What Traders are Talking About:
* Corn and soybean crop conditions plunge more than expected. Heat and dryness took a greater toll on corn and soybeans crops last week than traders expected. As of Sunday, USDA reports 48% of the corn crop was rated "good" to "excellent" compared to 56% in last week's report while the portion of crop rated "poor" to "very poor" increased to 22% from 14% previously. For soybeans, USDA says 45% was rated in the top two categories versus 53% the prior week, while 22% was in the bottom two categories compared to 15% previously. When USDA's crop ratings are plugged into the weighted Pro Farmer Crop Condition Index (0 = crop failure; 500 = perfect crop), the corn crop plunged another 21 points to 328 and the soybean crop dropped 18 points to 318.
The long and short of it: With another week of extreme heat and dryness, crop condition ratings are likely to deteriorate sharply again in next Monday's update.
* Mild relief possible next week. Some forecasters have reduced temps and increased rainfall chances for some areas of the Corn Belt next week, although temps are generally expected to remain above normal and precip will likely stay below normal for the bulk of the region. The best chance for some relief is expected to be in the southeastern Corn Belt. But after prolonged heat and dryness, the relief may be a case of too little too late, especially for the corn crop -- if it develops. With the corn crop pollinating in some areas and about to pollinate in most others, weather is at the critical stage. Without some relief very soon, significant yield damage to the corn crop will be seen. That's already the case in some areas.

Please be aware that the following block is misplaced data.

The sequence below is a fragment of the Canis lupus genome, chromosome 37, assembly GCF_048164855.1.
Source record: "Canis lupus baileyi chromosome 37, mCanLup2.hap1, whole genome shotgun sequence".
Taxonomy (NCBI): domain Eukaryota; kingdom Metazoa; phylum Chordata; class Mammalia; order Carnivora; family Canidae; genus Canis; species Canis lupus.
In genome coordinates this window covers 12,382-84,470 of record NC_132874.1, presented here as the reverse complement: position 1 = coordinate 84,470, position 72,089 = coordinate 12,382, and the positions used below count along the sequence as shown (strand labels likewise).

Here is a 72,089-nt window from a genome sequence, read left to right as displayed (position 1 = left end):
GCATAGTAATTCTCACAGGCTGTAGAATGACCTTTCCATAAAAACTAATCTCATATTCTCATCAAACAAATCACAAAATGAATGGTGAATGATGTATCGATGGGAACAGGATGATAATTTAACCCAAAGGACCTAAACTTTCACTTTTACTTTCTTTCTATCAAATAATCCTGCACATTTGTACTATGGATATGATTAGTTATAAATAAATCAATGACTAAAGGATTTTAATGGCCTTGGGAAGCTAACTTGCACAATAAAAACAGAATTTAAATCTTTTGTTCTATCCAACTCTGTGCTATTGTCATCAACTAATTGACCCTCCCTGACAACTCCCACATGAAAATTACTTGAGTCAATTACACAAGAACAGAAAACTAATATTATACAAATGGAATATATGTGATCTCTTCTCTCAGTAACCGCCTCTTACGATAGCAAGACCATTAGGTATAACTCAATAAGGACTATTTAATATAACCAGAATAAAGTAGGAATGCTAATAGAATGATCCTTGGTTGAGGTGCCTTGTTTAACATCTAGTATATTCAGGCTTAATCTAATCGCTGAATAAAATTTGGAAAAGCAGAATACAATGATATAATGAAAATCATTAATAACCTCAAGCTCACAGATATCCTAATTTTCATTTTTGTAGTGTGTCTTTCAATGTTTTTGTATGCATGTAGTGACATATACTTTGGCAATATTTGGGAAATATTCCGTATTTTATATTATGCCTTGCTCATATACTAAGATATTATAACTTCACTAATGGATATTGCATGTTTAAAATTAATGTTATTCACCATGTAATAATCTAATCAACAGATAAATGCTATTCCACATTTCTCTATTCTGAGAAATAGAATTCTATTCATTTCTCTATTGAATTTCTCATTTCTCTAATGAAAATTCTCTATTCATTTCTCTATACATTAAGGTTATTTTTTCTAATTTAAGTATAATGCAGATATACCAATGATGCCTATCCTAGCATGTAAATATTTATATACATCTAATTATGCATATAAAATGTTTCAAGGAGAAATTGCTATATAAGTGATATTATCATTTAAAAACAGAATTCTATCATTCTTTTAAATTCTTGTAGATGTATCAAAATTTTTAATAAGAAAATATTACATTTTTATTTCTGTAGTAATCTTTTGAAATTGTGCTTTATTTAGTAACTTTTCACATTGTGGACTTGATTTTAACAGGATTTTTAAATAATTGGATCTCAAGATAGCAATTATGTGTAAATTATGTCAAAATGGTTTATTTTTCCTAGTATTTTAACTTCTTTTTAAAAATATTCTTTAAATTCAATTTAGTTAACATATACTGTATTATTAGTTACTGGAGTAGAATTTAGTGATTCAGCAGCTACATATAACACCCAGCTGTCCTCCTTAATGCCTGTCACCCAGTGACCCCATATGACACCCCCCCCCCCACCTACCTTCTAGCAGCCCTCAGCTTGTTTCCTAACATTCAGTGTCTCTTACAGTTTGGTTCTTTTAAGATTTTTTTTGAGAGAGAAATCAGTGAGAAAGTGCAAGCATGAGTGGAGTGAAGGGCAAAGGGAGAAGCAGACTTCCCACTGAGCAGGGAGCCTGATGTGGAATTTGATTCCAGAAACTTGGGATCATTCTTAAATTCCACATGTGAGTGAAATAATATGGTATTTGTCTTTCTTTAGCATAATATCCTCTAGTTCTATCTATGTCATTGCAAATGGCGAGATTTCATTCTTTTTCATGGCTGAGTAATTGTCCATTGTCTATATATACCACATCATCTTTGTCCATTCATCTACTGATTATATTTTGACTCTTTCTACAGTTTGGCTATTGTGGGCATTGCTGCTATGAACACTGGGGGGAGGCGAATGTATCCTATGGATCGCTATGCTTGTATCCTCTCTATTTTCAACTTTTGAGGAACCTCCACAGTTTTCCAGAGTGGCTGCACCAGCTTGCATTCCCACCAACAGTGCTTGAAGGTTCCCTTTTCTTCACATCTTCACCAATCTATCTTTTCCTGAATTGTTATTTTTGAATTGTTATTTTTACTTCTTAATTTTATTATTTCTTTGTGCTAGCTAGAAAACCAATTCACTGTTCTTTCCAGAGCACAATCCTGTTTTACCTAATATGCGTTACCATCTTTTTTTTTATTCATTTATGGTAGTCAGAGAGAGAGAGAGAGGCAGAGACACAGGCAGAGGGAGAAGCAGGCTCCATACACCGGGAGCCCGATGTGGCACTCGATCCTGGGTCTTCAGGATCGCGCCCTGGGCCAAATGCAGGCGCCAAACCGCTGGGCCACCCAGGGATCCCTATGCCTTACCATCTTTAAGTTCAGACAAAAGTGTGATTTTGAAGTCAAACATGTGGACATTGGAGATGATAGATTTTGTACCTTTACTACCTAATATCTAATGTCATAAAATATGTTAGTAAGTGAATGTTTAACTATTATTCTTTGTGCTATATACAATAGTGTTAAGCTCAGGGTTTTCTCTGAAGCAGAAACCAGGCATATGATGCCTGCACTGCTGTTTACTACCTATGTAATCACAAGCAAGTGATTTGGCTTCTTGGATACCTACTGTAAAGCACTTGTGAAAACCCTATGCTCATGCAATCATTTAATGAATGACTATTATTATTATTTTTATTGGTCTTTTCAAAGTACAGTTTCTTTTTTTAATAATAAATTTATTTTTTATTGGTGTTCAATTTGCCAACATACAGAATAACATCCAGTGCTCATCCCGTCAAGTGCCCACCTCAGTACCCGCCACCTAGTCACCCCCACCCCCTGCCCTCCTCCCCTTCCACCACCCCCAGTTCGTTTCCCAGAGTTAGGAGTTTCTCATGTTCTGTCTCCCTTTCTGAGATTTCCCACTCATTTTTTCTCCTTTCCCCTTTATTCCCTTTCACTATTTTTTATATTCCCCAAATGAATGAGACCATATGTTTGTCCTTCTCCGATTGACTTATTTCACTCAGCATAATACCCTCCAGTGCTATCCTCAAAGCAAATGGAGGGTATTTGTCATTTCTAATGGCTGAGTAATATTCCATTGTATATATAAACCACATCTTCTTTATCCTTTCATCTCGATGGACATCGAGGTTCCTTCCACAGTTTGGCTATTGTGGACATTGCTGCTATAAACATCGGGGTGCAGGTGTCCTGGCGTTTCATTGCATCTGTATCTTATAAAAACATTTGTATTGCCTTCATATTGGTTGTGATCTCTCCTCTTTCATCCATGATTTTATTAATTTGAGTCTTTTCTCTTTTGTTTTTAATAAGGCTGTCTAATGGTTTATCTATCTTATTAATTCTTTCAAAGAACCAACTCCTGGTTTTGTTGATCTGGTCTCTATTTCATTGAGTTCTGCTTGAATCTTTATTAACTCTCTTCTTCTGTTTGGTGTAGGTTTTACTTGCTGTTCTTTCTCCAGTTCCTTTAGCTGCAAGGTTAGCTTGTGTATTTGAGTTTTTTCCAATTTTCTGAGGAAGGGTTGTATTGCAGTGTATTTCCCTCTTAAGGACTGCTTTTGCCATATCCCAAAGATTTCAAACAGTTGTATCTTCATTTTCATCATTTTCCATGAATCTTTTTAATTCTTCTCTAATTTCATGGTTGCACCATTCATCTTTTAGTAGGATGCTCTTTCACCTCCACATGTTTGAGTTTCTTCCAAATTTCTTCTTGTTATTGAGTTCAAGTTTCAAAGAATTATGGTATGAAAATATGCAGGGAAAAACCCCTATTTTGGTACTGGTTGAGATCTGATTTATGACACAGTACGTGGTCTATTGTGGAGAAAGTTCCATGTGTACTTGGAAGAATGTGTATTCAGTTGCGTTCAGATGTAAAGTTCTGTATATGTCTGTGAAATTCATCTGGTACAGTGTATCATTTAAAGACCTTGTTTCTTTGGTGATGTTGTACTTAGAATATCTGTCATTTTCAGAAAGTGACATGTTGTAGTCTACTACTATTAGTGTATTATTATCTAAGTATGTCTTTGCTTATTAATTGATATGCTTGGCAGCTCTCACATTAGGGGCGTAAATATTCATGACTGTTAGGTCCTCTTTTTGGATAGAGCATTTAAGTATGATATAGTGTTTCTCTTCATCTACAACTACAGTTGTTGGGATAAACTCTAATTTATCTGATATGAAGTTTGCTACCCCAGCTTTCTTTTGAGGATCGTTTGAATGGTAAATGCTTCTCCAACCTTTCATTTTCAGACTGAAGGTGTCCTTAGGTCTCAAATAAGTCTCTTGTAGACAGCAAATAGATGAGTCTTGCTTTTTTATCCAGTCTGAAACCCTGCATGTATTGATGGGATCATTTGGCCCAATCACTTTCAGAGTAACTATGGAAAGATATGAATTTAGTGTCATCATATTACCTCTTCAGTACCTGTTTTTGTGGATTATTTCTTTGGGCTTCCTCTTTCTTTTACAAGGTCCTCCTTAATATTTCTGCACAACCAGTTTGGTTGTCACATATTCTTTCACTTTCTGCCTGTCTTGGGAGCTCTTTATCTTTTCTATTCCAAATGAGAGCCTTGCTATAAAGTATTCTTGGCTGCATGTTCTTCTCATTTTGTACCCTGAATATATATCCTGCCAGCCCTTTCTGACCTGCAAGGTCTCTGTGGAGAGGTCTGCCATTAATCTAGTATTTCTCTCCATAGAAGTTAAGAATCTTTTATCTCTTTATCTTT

The long and short of it: Weather markets are all about perception. Currently, traders are very concerned about the extreme heat and dryness, which is causing them to actively add weather premium into the market. But if the perception changes, markets could put in a top even if there's no meaningful improvement in yield potential.
* Happy Fourth of July. Grain markets close at noon CT today (12:15 p.m. CT for Minneapolis wheat futures) while livestock markets will observe normal trading hours today. All markets and government offices are closed Wednesday, July 4, for the Independence Day holiday. Grain and livestock markets will resume trade on Thursday, July 5 -- 9:30 a.m. CT for grains and 9:05 a.m. CT for livestock futures.
The long and short of it: Have a happy and safe holiday celebration.
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